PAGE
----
The Intracompany Transferee non-immigrant visa was implemented in response to the need for the free movement of executives and managers of international business organizations. The law provides that this visa is available to:An alien who, immediately preceding the time of his application for admission into the United States, has been employed continuously for one year by a firm or corporation or other legal entity or an affiliate or subsidiary thereof and who seeks to enter the United States temporarily in order to continue to render the services to the same employer or a subsidiary or affiliate in a capacity that is managerial, executive or involves specialized knowledge, and the alien spouse and minor children of such alien if accompanying him/her or following to join him/her.

The Department of State uses the visa symbol “L-1” for the intracompany transferee and the symbol “L-2” for the spouse and minor children of the principal alien.

Substantive Requirements

At the time the petition for the visa is submitted to the U.S. Immigration and Naturalization Service, the employee who is being transferred must have been continuously employed for a minimum of one year by the firm or corporation or other legal entity or parent, branch, affiliate or subsidiary thereof which seeks to transfer the employee to a branch of the same employer or a parent, subsidiary, or affiliate thereof in the United States.The employee must be employed in a capacity which is managerial or executive, or involves specialized knowledge, and the current foreign employer must intend to remain in business after the employee is transferred to the United States. The petitioning employer may be the foreign company or an affiliate, subsidiary or branch office located within the United States.The U.S. based office need not be fully established at the time the petition is approved, but the petitioner must submit: (1) evidence that the physical premises of the business has been acquired by purchase or lease; (2) the corporation has opened a bank account; (3) the corporation has obtained city and county occupational licenses; and (4) a list of the proposed initial employees with salaries and job descriptions.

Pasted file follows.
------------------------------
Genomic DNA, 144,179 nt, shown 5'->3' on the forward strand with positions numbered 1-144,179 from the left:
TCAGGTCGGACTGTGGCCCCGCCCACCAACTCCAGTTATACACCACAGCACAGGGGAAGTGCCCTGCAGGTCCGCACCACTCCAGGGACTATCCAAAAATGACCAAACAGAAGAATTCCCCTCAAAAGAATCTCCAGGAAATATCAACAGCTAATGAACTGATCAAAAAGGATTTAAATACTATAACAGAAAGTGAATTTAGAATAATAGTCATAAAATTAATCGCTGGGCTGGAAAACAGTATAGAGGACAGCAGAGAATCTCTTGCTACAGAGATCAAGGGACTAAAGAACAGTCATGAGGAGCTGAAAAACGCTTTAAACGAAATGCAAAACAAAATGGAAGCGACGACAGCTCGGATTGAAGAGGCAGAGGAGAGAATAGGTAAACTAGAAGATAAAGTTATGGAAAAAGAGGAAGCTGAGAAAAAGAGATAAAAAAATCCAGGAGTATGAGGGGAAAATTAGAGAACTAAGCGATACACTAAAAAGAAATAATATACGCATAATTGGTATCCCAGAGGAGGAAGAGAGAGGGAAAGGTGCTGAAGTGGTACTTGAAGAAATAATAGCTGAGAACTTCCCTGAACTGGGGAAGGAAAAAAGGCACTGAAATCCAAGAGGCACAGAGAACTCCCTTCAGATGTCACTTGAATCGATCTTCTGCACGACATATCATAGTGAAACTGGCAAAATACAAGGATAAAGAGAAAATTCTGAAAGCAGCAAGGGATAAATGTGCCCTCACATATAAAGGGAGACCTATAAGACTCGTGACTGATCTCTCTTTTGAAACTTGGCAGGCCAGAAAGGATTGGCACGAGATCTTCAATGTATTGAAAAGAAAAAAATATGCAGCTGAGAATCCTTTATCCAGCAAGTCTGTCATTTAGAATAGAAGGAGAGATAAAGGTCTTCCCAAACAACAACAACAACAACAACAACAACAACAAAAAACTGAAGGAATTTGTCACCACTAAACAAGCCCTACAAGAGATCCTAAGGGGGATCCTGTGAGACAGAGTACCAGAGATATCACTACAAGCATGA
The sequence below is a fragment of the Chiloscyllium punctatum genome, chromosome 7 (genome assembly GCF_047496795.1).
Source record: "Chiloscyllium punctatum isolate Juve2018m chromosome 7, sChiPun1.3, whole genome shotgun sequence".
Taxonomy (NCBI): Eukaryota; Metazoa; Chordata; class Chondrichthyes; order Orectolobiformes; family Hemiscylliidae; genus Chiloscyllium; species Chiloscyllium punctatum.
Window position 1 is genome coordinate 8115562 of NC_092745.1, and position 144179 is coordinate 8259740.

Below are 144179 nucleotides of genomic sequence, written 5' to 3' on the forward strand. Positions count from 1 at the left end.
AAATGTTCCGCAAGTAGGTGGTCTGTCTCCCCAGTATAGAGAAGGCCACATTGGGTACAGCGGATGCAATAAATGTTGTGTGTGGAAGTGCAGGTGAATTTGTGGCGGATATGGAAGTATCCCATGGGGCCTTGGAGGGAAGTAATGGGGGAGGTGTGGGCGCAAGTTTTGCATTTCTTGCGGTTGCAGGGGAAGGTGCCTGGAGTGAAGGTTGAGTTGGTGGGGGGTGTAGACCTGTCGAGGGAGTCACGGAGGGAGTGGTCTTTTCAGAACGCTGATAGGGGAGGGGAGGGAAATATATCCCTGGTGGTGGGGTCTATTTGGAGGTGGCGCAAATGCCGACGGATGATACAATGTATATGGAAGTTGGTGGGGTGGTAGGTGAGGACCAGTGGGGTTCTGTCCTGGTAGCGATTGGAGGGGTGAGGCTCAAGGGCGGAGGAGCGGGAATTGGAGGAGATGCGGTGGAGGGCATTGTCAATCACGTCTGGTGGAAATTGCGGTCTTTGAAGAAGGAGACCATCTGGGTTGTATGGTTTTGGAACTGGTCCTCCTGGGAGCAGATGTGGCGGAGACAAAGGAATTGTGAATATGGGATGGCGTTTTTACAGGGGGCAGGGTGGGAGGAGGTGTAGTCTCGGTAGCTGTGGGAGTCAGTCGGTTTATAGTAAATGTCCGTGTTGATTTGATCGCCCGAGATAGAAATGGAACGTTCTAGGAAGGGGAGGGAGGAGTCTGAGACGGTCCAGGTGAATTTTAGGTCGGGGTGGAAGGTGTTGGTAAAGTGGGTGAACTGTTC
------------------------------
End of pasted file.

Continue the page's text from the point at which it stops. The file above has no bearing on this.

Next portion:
Unlike other forms of non-immigrant visas, applicants for an L-1 visa do not need to show that they have a permanent home abroad which they intend to return to. However, the applicant must show that he intends to return to his home country upon expiration of the visa.